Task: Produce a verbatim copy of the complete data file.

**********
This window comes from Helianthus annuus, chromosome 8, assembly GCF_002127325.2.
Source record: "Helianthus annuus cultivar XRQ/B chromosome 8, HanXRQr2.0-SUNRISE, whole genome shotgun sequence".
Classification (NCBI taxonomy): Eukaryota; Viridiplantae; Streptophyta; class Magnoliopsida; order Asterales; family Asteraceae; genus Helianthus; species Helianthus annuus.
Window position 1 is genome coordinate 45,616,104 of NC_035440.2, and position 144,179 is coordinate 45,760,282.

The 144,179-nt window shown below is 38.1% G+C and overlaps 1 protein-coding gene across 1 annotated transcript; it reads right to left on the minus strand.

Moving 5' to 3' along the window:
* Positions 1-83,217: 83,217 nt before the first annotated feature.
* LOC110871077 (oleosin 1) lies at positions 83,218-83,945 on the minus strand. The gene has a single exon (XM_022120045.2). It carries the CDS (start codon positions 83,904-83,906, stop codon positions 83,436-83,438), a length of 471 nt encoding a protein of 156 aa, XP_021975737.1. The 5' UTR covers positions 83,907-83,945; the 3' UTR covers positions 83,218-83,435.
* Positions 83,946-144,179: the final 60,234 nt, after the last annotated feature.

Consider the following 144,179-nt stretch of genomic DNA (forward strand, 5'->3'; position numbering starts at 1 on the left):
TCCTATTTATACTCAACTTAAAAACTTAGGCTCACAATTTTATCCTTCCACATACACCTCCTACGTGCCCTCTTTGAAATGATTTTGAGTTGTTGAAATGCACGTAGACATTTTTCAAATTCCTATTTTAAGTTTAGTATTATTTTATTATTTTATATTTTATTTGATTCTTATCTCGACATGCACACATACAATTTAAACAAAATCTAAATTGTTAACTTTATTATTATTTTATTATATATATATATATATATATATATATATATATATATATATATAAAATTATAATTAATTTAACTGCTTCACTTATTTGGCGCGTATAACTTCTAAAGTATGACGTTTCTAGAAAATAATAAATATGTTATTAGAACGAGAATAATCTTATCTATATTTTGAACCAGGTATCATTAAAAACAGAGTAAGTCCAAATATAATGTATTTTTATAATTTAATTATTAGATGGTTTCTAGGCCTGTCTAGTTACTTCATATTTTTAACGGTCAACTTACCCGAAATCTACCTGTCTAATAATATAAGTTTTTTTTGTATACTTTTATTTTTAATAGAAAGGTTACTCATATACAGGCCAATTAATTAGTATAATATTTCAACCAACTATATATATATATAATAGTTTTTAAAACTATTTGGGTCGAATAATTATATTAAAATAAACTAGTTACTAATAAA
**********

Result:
This window comes from Helianthus annuus, chromosome 8, assembly GCF_002127325.2.
Source record: "Helianthus annuus cultivar XRQ/B chromosome 8, HanXRQr2.0-SUNRISE, whole genome shotgun sequence".
Classification (NCBI taxonomy): Eukaryota; Viridiplantae; Streptophyta; class Magnoliopsida; order Asterales; family Asteraceae; genus Helianthus; species Helianthus annuus.
Window position 1 is genome coordinate 45,616,104 of NC_035440.2, and position 144,179 is coordinate 45,760,282.

The 144,179-nt window shown below is 38.1% G+C and overlaps 1 protein-coding gene across 1 annotated transcript; it reads right to left on the minus strand.

Moving 5' to 3' along the window:
* Positions 1-83,217: 83,217 nt before the first annotated feature.
* LOC110871077 (oleosin 1) lies at positions 83,218-83,945 on the minus strand. The gene has a single exon (XM_022120045.2). It carries the CDS (start codon positions 83,904-83,906, stop codon positions 83,436-83,438), a length of 471 nt encoding a protein of 156 aa, XP_021975737.1. The 5' UTR covers positions 83,907-83,945; the 3' UTR covers positions 83,218-83,435.
* Positions 83,946-144,179: the final 60,234 nt, after the last annotated feature.

Consider the following 144,179-nt stretch of genomic DNA (forward strand, 5'->3'; position numbering starts at 1 on the left):
TCCTATTTATACTCAACTTAAAAACTTAGGCTCACAATTTTATCCTTCCACATACACCTCCTACGTGCCCTCTTTGAAATGATTTTGAGTTGTTGAAATGCACGTAGACATTTTTCAAATTCCTATTTTAAGTTTAGTATTATTTTATTATTTTATATTTTATTTGATTCTTATCTCGACATGCACACATACAATTTAAACAAAATCTAAATTGTTAACTTTATTATTATTTTATTATATATATATATATATATATATATATATATATATATATATATAAAATTATAATTAATTTAACTGCTTCACTTATTTGGCGCGTATAACTTCTAAAGTATGACGTTTCTAGAAAATAATAAATATGTTATTAGAACGAGAATAATCTTATCTATATTTTGAACCAGGTATCATTAAAAACAGAGTAAGTCCAAATATAATGTATTTTTATAATTTAATTATTAGATGGTTTCTAGGCCTGTCTAGTTACTTCATATTTTTAACGGTCAACTTACCCGAAATCTACCTGTCTAATAATATAAGTTTTTTTTGTATACTTTTATTTTTAATAGAAAGGTTACTCATATACAGGCCAATTAATTAGTATAATATTTCAACCAACTATATATATATATAATAGTTTTTAAAACTATTTGGGTCGAATAATTATATTAAAATAAACTAGTTACTAATAAA